Rathbun: Pay attention to the sectorsWritten by Gary Rathbun | | GaryRathbun@PrivateWealthConsultants.com
There is more to investing in the large capitalization sector than just putting money in the S&P 500. We do a lot of portfolio audits in our office and more often than not we see the large cap allocation simply put into the S&P 500 as one investment. While there are times with this is probably the correct thing to do, if an account is below $250,000 or so, there is a better method to investing in the S&P.
The S&P index is made up of 10 different sectors. Each sector is divided out by the percentage of the weighting of the different companies in that sector. For example, the technology companies in the S&P add up to 19 percent of the entire index.
On any given day some of the sectors will go up and some of them will go down. If we knew which ones, it would be easy to invest in the ones going up and not invest or short the ones going down. But since we don’t know which sectors are going to move in which direction a simple strategy is to invest in all of them, but invest separately and in the percentage weighting of the index.
In this “break out” strategy you would invest in all 10 of the sectors, using Exchange-Traded Funds (ETFs) with the weighting of the index. So my large cap allocation would consist of 19 percent in technology, 16 percent in financials, 12 percent in health care and so on.
What this strategy does is allow you to participate in the sectors that are moving up and limit your exposure to the sectors going down.
This strategy cannot be done with small amounts of money in a portfolio. You have to have enough size to make it worthwhile since there are an increased number of transactions and complexity. It is also very important to make sure that you hedge each position consistently to protect the downside. If you do not hedge each position, it makes little sense to use this technique since your results will not vary too much from simply buying the index in one holding.
To add an additional element of potential return to the portfolio, you can go one step further and look at the different companies that make up the sector and diversify a little more by picking up some of those names as well.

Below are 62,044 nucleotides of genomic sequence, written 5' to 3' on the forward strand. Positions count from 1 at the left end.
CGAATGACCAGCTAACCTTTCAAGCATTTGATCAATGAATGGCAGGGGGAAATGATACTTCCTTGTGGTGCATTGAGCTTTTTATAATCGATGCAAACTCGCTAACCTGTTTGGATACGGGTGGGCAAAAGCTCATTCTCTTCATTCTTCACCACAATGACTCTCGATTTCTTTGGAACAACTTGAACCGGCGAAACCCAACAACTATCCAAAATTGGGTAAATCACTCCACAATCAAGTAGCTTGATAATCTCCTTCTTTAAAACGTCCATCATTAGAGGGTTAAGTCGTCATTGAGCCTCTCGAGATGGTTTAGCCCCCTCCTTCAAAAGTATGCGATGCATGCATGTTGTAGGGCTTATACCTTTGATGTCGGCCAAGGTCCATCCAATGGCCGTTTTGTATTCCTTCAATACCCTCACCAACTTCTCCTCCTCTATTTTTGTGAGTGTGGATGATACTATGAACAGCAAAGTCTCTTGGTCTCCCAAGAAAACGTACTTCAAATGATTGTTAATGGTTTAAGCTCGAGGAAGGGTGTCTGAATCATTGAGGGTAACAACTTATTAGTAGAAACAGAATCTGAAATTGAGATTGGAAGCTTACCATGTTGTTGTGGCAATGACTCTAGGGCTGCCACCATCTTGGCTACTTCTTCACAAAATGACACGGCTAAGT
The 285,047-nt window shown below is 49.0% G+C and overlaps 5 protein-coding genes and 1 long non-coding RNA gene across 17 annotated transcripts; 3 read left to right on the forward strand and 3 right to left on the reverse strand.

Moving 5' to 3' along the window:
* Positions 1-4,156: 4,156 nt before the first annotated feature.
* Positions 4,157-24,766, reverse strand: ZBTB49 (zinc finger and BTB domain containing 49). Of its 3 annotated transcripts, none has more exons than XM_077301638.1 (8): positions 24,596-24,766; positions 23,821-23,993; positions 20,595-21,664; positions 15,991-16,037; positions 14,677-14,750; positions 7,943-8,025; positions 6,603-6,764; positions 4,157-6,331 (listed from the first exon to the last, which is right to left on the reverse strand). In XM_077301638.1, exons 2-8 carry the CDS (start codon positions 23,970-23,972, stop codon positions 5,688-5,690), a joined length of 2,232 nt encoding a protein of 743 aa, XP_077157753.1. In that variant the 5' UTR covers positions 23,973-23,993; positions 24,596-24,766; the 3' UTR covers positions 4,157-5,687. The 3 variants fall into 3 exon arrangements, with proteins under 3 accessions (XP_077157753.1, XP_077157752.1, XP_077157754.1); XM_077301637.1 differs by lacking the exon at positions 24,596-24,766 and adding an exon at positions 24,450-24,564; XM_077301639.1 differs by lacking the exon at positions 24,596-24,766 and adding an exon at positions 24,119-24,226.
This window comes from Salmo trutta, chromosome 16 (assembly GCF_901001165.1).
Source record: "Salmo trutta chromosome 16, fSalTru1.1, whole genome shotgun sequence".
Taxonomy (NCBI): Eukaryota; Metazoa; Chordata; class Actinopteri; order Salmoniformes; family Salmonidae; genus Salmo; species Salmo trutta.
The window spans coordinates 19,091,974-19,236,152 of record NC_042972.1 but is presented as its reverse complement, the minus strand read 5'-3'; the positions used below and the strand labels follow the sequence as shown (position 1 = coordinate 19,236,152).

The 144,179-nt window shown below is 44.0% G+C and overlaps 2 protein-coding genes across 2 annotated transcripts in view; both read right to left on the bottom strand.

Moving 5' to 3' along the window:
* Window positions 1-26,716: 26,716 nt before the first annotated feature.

Once again look at the technology sector: Apple, Microsoft, IBM and Google are in the top holdings and they are good companies. Part of your 19 percent allocation in the technology sector could also include some shares of each of the top companies in that sector. This also has the potential to increase returns as well as the potential to decrease returns.
Additionally, this strategy needs an even larger portfolio in order to absorb the additional transactions and allow the holdings to be large enough to properly hedge positions. It also takes a lot of additional research to make sure you are getting the best companies for additional potential returns.
For the regular readers of my columns, you know that I am not a big fan of mutual funds and this is one of the reasons. The above strategies are very difficult using mutual funds and/or annuities. The critical aspect of having the above strategy work for you is being able to hedge the holdings, thereby being able to get out of a position quickly throughout the day. Mutual funds are designed more for a longer term hold and don’t really work well for active trading.
As with any strategy you look at, be sure to work with an experienced adviser you trust to work with you on the details of investing your portfolio. This type of strategy is not for everyone and you do need to have a considerable portfolio for this to be effective and work properly.
Gary L. Rathbun is the president and CEO of Private Wealth Consultants, LTD. He can be heard on 1370 WSPD at 4:06 on After the Bell, everyday on the Afternoon Drive, and every Tuesday, Wednesday and Thursday evening at 6 p.m. and Monday through Friday at 10 p.m. throughout Northern Ohio on Eye on Your Money. He can be reached at (419) 842-0334 or email him at firstname.lastname@example.org